• Sometimes we had feedback from older people that they felt decision makers were not interested or not listening to their experiences.  We made sure that this was fed back to those professionals, but whilst some older people continued to deliver sessions, others decided they no longer wanted to continue.
  • Participants also needed support to reflect on their involvement.  Positive feedback was received from many health and care professionals, and there were positive outcomes, including new referrals and in some cases volunteers being recruited following sessions where older people shared their stories.
  • Participants needed encouragement too when audiences were harder to engage.  The majority of talks that were delivered by older people affected by cancer were very well received, but there were some where time constraints placed on meetings meant that our volunteers had very short slots on an agenda, this felt rushed and was not a positive experience.  We provided reassurance to volunteers, acknowledging that was disappointing but not a reflection on them or the way they presented their experience.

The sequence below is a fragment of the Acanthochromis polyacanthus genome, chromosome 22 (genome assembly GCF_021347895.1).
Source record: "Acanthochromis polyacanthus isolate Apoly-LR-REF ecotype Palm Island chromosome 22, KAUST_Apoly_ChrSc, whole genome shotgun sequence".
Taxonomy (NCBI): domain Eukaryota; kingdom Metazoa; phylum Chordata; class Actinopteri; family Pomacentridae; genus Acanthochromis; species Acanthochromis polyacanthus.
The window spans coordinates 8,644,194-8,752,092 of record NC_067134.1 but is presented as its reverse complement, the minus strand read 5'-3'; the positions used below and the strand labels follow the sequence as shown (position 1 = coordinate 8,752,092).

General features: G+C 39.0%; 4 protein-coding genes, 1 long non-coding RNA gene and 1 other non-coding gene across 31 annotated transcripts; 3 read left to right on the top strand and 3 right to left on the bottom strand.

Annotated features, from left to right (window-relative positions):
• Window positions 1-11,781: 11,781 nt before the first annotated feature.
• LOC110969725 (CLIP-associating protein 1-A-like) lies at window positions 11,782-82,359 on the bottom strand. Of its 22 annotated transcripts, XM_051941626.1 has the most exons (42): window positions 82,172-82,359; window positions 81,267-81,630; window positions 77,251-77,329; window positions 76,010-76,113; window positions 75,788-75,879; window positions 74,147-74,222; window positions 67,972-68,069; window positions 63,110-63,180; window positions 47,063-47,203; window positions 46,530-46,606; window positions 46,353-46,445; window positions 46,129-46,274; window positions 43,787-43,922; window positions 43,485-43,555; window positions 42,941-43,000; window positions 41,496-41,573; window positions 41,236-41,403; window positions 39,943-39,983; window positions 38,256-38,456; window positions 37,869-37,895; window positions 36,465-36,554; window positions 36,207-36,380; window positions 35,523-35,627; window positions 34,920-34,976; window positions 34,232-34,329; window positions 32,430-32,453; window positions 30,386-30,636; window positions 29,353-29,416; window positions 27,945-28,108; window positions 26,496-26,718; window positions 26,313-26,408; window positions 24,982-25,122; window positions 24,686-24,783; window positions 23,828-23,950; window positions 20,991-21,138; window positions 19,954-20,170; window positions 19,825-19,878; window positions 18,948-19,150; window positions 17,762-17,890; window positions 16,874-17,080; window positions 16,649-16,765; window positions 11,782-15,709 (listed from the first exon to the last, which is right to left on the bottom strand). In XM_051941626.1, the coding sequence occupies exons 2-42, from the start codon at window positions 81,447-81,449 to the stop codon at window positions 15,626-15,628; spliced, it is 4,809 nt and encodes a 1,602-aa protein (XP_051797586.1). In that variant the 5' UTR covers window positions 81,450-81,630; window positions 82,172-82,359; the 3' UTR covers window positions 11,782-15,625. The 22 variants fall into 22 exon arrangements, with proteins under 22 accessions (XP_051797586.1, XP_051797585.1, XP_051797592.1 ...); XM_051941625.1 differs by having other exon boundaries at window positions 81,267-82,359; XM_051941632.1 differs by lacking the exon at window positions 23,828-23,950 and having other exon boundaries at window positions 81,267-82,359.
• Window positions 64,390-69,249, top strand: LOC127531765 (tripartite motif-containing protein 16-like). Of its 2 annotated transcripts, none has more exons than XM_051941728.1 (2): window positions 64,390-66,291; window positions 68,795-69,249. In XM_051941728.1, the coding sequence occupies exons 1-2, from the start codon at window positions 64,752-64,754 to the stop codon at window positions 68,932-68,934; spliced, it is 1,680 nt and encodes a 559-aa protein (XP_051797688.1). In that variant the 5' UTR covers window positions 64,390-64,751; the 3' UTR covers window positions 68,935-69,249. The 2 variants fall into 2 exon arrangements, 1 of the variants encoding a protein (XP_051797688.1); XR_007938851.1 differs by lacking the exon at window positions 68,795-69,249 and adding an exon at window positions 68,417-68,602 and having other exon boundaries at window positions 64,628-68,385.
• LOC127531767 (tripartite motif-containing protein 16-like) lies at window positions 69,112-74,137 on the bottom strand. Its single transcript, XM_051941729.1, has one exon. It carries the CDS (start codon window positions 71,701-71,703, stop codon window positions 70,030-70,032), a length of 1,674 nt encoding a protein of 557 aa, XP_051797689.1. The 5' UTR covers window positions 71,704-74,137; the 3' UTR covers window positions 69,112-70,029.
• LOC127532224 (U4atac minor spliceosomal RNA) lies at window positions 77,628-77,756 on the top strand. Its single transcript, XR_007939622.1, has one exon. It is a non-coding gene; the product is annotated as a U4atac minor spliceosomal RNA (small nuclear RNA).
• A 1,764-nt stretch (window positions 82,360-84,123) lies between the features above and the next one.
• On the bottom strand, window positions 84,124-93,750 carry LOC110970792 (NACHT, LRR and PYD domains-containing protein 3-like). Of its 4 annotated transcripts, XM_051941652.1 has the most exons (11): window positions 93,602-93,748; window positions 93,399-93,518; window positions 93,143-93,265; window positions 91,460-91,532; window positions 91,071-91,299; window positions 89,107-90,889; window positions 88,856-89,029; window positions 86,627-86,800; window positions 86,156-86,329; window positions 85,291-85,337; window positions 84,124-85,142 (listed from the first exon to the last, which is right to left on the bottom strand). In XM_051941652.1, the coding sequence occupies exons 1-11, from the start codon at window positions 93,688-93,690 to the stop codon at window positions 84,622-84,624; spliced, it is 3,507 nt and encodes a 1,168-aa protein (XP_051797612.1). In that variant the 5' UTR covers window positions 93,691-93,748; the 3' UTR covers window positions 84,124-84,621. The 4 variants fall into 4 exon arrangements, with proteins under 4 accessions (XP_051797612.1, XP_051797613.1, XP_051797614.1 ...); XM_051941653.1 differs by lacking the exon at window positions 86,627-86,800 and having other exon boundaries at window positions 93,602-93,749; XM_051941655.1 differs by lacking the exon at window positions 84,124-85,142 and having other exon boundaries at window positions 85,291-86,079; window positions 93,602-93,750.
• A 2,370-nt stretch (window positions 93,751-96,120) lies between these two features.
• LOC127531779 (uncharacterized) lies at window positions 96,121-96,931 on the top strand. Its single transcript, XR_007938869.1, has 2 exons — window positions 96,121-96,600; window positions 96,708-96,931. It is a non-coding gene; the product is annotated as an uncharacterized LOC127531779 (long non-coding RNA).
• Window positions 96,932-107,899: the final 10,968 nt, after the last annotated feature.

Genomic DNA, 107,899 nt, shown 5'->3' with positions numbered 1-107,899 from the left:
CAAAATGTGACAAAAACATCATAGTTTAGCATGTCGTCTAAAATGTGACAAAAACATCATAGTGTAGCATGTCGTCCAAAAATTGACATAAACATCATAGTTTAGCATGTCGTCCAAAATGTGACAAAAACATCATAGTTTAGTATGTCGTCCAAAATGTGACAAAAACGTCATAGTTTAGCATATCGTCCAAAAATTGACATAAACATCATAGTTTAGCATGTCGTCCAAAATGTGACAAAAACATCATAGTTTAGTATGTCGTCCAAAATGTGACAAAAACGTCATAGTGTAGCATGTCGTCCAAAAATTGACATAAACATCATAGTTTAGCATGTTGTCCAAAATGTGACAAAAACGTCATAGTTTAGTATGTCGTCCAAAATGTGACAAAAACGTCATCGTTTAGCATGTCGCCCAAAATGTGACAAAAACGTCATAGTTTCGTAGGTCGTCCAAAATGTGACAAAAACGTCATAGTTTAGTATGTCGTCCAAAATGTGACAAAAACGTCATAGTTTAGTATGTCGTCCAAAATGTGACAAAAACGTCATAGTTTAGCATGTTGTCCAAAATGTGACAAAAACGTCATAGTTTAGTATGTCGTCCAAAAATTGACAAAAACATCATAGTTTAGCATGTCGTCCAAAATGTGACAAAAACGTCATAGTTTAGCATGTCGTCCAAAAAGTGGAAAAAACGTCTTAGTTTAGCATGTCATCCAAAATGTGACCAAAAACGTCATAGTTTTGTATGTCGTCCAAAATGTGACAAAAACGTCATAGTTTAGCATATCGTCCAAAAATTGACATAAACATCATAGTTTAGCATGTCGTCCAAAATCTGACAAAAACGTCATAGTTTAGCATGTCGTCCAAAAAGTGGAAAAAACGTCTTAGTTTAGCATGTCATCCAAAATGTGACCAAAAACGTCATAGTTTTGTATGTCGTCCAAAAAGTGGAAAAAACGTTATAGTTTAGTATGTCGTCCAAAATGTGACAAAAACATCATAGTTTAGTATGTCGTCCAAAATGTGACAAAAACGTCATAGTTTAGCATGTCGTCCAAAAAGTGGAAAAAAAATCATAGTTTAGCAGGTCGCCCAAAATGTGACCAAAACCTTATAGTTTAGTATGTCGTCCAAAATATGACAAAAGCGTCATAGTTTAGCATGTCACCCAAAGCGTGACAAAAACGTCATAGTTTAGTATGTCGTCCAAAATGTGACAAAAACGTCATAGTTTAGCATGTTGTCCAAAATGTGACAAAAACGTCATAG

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Providing sensitive support to storytellers

  • Some project partners had more success than others in recruiting older people to be ‘older people’s cancer voices’ (volunteers interested to work with decision makers).  During the course of engagement participants may fall ill again themselves, have to resume caring responsibilities, come up against memories that make it difficult for them to deal with.  All of this requires sensitive support.
  • Support is needed to draw a focus to a story for different audiences, and it’s important that the older person feels their whole story has been heard, even if the outputs focus on just one part of that experience
  • Sometimes this meant reaching a compromise.  In one of the case studies we developed, the storyteller had a negative experience of a service, this negative experience was very important to them and they wanted it to be heard.  The story was important, as was our partnership with the service.  We made sure that the storyteller was listened to and the story was told in context but the public telling of the story did not include the contentious issue.  We felt comfortable with this because we ensured that with the storyteller’s permission, the service was made aware and given the opportunity to explain or apologise. The storyteller was able to accept this compromise so that their story could be told.